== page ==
Closed-angle glaucoma vs. Presbyterian sunlight

December 12, 2011

The afternoon is happening. It’s calmer and darker. The images I can squeeze out of my eyes tell me that they’re telling the future. I’ll be grimacing whiskey in the woodshed tonight with fellow men. These eyes will rot blue, like mushroom stems. The tunnel vision floats down like a blanket from the sky.

Joie de vivre. Mojo. Swag. Bangarang. Commodity. Equity. Perpetuity. I ran around and shoved sticks into wounded trees for the sap. I should drink sap and remember that it’s bitter. I should sit in the grass and stare at a birch tree held together by duct tape, outside a Presbyterian church in Somerset, New Jersey. Then, the tree will grant me an opening in the crocheted garment of time and space in exchange for my soul’s realization of the tree’s nature, and I go back to nursery school and kick the shit out of Natolly for ever doubting I could kick the shit out of him. Slap his plastic water cup over because he dipped saltines in water. Then, I will stand angelic with my eyes closed and graduate alone, because I have a flight to catch. I’d never wash out the old wood that sublimated into my hair on my first graduation day in the drinkable Presbyterian light.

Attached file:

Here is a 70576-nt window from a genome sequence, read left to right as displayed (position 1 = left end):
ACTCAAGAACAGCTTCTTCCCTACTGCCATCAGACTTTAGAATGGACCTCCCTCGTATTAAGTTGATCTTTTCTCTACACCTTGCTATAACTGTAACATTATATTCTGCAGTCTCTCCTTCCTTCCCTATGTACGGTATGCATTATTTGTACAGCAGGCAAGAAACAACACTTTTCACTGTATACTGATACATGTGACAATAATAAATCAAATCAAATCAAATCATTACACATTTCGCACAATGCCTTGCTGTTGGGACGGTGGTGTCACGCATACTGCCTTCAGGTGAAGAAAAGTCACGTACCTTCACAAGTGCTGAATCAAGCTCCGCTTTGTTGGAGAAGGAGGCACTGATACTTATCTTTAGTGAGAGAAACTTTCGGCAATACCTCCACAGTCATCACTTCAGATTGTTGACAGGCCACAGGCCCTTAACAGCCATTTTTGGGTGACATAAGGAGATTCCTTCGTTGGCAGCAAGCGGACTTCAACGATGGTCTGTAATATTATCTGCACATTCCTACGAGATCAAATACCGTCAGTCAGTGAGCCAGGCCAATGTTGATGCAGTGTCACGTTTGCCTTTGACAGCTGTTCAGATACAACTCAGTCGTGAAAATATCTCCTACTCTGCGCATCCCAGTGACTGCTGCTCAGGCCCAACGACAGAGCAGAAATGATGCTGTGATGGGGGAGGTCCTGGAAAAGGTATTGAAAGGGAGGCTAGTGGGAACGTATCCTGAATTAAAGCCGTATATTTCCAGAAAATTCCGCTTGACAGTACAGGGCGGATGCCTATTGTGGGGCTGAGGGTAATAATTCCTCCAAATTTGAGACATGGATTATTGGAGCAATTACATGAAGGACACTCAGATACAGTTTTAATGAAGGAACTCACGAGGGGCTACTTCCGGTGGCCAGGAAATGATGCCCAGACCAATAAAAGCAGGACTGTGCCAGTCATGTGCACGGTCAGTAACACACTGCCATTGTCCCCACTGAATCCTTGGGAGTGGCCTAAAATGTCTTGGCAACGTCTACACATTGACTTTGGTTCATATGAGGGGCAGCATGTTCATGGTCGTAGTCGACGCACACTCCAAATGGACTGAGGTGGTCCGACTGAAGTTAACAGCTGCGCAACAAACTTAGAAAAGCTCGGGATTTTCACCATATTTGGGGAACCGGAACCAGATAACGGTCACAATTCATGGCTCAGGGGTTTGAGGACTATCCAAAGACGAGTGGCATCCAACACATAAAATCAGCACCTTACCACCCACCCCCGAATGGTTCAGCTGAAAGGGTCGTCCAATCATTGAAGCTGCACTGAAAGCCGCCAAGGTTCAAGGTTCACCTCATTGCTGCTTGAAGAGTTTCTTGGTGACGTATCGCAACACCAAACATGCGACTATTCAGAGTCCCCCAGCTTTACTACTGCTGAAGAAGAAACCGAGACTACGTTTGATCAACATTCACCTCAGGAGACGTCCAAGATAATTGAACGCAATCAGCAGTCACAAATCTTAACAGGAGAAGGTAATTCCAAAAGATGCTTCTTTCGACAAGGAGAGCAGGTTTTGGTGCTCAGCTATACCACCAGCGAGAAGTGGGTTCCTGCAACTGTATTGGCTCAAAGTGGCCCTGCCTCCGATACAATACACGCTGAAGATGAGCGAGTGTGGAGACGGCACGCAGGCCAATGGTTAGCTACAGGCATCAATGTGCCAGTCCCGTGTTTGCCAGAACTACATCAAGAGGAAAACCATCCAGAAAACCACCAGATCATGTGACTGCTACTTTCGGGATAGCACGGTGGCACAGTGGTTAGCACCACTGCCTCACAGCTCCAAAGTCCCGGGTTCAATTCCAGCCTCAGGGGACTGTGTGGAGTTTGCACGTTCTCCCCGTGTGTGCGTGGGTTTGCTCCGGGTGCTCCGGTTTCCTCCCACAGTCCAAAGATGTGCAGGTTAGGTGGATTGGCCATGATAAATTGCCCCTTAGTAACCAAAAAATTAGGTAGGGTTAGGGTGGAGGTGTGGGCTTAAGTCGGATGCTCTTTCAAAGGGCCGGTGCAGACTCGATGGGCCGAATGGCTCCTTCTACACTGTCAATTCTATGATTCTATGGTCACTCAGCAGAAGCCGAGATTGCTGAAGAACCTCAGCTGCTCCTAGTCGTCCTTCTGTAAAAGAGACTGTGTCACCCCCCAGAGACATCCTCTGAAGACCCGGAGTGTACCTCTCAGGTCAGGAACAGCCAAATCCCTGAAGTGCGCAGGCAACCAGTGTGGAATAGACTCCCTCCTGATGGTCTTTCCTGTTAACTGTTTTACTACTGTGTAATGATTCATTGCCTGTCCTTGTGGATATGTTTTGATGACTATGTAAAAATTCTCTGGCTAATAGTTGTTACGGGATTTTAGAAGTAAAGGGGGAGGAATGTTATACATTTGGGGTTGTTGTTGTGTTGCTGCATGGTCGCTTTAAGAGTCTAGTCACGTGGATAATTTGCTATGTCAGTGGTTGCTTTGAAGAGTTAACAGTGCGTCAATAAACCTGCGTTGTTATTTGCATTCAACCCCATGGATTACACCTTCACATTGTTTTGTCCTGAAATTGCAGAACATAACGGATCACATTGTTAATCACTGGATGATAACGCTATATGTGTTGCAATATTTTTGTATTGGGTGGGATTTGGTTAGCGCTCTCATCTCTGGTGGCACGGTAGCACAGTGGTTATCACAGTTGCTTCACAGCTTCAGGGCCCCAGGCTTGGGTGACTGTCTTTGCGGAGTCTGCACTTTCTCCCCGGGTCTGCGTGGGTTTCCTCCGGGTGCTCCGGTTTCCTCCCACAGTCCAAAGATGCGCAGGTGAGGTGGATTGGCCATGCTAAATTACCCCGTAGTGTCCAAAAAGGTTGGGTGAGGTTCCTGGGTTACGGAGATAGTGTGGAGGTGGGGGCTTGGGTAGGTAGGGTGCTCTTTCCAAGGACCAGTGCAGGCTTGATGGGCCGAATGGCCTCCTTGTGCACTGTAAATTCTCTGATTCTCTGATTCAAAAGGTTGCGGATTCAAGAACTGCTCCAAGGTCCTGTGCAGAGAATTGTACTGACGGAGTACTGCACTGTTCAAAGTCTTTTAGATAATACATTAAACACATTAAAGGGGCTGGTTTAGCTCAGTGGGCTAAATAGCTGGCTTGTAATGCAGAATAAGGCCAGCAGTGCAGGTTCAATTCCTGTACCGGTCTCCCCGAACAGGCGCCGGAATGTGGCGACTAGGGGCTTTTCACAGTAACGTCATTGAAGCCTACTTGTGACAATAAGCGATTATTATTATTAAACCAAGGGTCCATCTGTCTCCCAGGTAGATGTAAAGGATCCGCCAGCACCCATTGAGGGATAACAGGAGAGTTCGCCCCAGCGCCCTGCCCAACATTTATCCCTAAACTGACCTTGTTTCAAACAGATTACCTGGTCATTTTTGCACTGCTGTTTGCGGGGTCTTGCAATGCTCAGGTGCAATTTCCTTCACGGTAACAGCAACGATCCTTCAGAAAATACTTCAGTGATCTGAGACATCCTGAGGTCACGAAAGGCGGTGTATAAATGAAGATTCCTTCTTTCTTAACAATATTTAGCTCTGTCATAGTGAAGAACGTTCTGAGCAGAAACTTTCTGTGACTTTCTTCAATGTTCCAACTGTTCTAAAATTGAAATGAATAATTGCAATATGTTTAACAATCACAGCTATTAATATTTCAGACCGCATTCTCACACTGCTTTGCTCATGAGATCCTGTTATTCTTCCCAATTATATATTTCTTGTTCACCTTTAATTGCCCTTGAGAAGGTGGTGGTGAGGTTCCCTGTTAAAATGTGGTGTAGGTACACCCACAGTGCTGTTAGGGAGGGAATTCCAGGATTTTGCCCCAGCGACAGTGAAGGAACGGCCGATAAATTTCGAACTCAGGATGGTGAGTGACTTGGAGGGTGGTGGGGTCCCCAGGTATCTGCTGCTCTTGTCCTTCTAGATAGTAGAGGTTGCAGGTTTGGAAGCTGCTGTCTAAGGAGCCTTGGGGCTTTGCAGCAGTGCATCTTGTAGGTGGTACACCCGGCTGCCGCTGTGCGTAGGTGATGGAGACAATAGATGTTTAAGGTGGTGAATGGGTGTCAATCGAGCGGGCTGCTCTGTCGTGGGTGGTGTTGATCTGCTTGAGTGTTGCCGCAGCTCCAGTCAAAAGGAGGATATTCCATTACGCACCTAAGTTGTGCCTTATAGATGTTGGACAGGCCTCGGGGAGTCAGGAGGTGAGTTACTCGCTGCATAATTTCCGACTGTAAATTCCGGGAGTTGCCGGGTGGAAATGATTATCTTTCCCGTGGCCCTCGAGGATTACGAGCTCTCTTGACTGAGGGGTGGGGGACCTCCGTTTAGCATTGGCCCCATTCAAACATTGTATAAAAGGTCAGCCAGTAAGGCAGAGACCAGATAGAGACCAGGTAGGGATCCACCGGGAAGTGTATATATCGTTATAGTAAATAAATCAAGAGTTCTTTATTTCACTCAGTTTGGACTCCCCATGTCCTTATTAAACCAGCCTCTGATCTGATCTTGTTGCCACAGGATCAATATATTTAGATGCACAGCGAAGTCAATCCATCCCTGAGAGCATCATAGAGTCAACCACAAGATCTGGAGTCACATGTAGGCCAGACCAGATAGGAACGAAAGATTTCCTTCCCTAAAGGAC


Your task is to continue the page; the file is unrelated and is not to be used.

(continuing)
My will is not a hard glass sword, with which I deliver pleasure and pain to the mangy world around me. It is lilting music, unrecordable and uncapturable, and quiet like needles on a pine. This is a source of anger. According to neoclassical economics, this impotent lilting music should be crystallized by fiery anger, and I transform myself. The curve shifts to adapt. But the majority of life does not adapt. The biggest personality trait of life on earth is a lust for one’s own death. And unfortunate it is that any instruction manual those old men wrote attempts to lead one from words to actions to experience, with just words.


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